“Once upon a midnight dreary, while I pondered weak and weary…”
So begins “The Raven,” the poem by famed gothic writer Edgar Allan Poe. I can think of few passages more apt to describe the haunting feelings we seek out this time of year. In fact, I can scarcely read those words without hearing Vincent Price’s voice in my head, in all its spine-tingling glory.
As we make the final preparations for All Hallows Eve, and make ready for our own frightful stories to play out, my mind turns to other classic tales sure to provide a heart-stopping thrill. Though many weren’t even penned in this century, they are still guaranteed to make you fight the urge to sleep with one eye open.
Regardless of your Halloween plans, I hope you will find a few moments to curl up with one of these books for some good old-fashioned thrills and chills:
Edgar Allan Poe
Though dead for over 160 years, Poe remains the penultimate in chilling stories. Made all the more thrilling because they explore the more base sides of our psyche, Poe’s tales are examples of gothic horror at its finest. Our favorites include “The Tell-tale Heart” and “The Cask of Amontillado”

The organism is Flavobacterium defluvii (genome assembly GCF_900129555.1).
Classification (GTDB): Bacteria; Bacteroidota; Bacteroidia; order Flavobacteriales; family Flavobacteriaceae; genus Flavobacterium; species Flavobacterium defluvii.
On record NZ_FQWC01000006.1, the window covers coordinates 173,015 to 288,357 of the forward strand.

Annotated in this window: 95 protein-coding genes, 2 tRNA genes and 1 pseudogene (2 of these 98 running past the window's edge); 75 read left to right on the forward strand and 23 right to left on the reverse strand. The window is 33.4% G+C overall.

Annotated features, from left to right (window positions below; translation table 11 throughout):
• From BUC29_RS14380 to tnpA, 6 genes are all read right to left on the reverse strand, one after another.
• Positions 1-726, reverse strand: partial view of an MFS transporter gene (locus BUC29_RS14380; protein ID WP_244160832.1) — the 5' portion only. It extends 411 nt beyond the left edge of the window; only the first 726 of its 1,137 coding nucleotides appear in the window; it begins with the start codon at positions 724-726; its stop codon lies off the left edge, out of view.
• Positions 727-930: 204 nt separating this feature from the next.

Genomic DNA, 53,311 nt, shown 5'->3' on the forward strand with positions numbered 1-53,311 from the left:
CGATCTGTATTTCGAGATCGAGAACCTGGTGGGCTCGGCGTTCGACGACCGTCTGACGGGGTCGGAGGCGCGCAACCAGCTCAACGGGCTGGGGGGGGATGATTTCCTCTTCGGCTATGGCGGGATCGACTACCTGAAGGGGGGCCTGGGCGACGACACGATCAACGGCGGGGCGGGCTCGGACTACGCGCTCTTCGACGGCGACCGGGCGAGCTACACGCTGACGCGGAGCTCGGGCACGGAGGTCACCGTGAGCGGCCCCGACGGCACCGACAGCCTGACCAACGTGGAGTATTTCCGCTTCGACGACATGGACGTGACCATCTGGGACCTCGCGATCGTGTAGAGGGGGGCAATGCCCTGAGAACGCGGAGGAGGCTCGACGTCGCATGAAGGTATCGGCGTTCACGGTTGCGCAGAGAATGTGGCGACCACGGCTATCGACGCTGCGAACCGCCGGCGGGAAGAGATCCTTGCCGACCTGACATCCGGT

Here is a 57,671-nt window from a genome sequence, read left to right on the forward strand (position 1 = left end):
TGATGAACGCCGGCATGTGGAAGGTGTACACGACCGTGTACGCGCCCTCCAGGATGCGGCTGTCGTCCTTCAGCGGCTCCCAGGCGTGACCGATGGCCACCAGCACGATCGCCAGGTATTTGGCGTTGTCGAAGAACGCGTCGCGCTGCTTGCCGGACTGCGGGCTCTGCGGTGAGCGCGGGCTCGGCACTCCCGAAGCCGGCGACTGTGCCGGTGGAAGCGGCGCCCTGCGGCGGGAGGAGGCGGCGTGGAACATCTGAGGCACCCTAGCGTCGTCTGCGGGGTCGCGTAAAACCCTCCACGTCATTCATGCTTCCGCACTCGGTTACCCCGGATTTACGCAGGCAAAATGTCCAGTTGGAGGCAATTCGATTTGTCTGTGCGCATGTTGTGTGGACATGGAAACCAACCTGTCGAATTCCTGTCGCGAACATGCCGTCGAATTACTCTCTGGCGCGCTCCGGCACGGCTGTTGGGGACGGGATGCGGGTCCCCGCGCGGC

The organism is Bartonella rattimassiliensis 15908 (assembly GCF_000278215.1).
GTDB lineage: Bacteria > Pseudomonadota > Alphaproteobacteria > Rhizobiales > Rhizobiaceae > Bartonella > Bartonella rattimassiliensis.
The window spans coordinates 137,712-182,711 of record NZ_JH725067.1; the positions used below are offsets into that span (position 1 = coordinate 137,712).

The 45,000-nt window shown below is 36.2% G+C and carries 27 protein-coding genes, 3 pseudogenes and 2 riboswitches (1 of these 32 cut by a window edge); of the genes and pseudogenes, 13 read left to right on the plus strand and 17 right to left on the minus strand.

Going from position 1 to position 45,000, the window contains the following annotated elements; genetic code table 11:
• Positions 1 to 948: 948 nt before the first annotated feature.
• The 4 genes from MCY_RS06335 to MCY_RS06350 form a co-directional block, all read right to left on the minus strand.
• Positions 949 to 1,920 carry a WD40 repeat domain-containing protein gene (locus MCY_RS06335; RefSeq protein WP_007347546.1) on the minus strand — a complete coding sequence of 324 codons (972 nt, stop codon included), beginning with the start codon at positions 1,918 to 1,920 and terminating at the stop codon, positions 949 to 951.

“The Legend of Sleepy Hollow” by Washington Irving
The classic tale of Ichabod Crane and the Headless Horseman, Irving’s story has inspired many a movie and Halloween costume. This is a perfect Halloween selection to share with your children who can handle a little dose of spookiness, but aren’t yet ready for a full-blown frightful tale.
“Dracula” by Bram Stoker
Mr. Stoker was a man ahead of his time. If only he could have seen the recent obsession with all things vampire – an obsession greatly influenced by his version of the vampire, which spawned the classic “I vant to suck your bluhd” character we are all familiar with. While still a monster story, “Dracula” is also a fine example of Victorian literature, which I think will be surprisingly enjoyable to anyone who hasn’t yet read it.
“The Strange Case of Dr. Jekyll and Mr. Hyde” by Robert Louis Stevenson
I am always somewhat surprised to remember that Stevenson, whom I more readily associate with childhood classics like “Treasure Island” and “A Child’s Garden of Verses,” wrote this tale as well. It is actually based on a recurring dream that plagued him, in which he lived a double life. While again, a monster story, it is also a detective story, and a cautionary tale about mankind’s quest for perfection.
Although when compared to the rest of these titles, none of King’s works can fairly be called “classics,” it seems unthinkable to create any list of scary stories on which his name doesn’t appear. There is a King nightmare for everyone, but my two favorites are still “It” and “The Shining.” I don’t think I slept for a week after reading either one. Also notable is “The Night Shift,” a collection of short stories sure to scare your pants off.
Whatever book you choose to curl up with, here’s wishing you a spooky good time filled with a thumping heart and things that go bump in the night.